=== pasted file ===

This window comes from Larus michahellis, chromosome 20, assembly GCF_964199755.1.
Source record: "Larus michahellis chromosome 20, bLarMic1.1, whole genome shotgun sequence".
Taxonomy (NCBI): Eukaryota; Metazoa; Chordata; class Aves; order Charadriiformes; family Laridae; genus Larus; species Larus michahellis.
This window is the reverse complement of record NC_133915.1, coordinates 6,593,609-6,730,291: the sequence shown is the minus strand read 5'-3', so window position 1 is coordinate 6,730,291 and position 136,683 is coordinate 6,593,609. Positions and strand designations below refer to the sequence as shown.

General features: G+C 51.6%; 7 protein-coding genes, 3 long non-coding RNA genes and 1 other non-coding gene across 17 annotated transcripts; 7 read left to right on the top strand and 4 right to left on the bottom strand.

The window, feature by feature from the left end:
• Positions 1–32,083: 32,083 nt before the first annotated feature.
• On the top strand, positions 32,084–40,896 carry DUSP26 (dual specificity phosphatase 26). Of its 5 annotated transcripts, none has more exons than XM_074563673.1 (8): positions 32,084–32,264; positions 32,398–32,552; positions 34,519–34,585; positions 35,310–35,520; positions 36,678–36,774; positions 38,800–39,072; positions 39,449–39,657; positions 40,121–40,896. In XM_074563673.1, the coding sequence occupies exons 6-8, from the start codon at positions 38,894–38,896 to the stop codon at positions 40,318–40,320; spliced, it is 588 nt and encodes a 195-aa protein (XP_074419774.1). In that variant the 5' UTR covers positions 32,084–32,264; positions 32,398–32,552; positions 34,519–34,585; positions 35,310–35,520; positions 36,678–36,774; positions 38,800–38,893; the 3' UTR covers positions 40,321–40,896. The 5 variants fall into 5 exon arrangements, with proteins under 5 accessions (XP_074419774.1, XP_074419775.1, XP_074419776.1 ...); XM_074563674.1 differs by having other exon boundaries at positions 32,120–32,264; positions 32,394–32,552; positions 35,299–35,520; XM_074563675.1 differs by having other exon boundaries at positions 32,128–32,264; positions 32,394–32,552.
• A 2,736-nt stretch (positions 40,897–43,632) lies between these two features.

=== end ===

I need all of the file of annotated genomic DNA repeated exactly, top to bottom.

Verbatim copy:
This window comes from Larus michahellis, chromosome 20, assembly GCF_964199755.1.
Source record: "Larus michahellis chromosome 20, bLarMic1.1, whole genome shotgun sequence".
Taxonomy (NCBI): Eukaryota; Metazoa; Chordata; class Aves; order Charadriiformes; family Laridae; genus Larus; species Larus michahellis.
This window is the reverse complement of record NC_133915.1, coordinates 6,593,609-6,730,291: the sequence shown is the minus strand read 5'-3', so window position 1 is coordinate 6,730,291 and position 136,683 is coordinate 6,593,609. Positions and strand designations below refer to the sequence as shown.

General features: G+C 51.6%; 7 protein-coding genes, 3 long non-coding RNA genes and 1 other non-coding gene across 17 annotated transcripts; 7 read left to right on the top strand and 4 right to left on the bottom strand.

The window, feature by feature from the left end:
• Positions 1–32,083: 32,083 nt before the first annotated feature.
• On the top strand, positions 32,084–40,896 carry DUSP26 (dual specificity phosphatase 26). Of its 5 annotated transcripts, none has more exons than XM_074563673.1 (8): positions 32,084–32,264; positions 32,398–32,552; positions 34,519–34,585; positions 35,310–35,520; positions 36,678–36,774; positions 38,800–39,072; positions 39,449–39,657; positions 40,121–40,896. In XM_074563673.1, the coding sequence occupies exons 6-8, from the start codon at positions 38,894–38,896 to the stop codon at positions 40,318–40,320; spliced, it is 588 nt and encodes a 195-aa protein (XP_074419774.1). In that variant the 5' UTR covers positions 32,084–32,264; positions 32,398–32,552; positions 34,519–34,585; positions 35,310–35,520; positions 36,678–36,774; positions 38,800–38,893; the 3' UTR covers positions 40,321–40,896. The 5 variants fall into 5 exon arrangements, with proteins under 5 accessions (XP_074419774.1, XP_074419775.1, XP_074419776.1 ...); XM_074563674.1 differs by having other exon boundaries at positions 32,120–32,264; positions 32,394–32,552; positions 35,299–35,520; XM_074563675.1 differs by having other exon boundaries at positions 32,128–32,264; positions 32,394–32,552.
• A 2,736-nt stretch (positions 40,897–43,632) lies between these two features.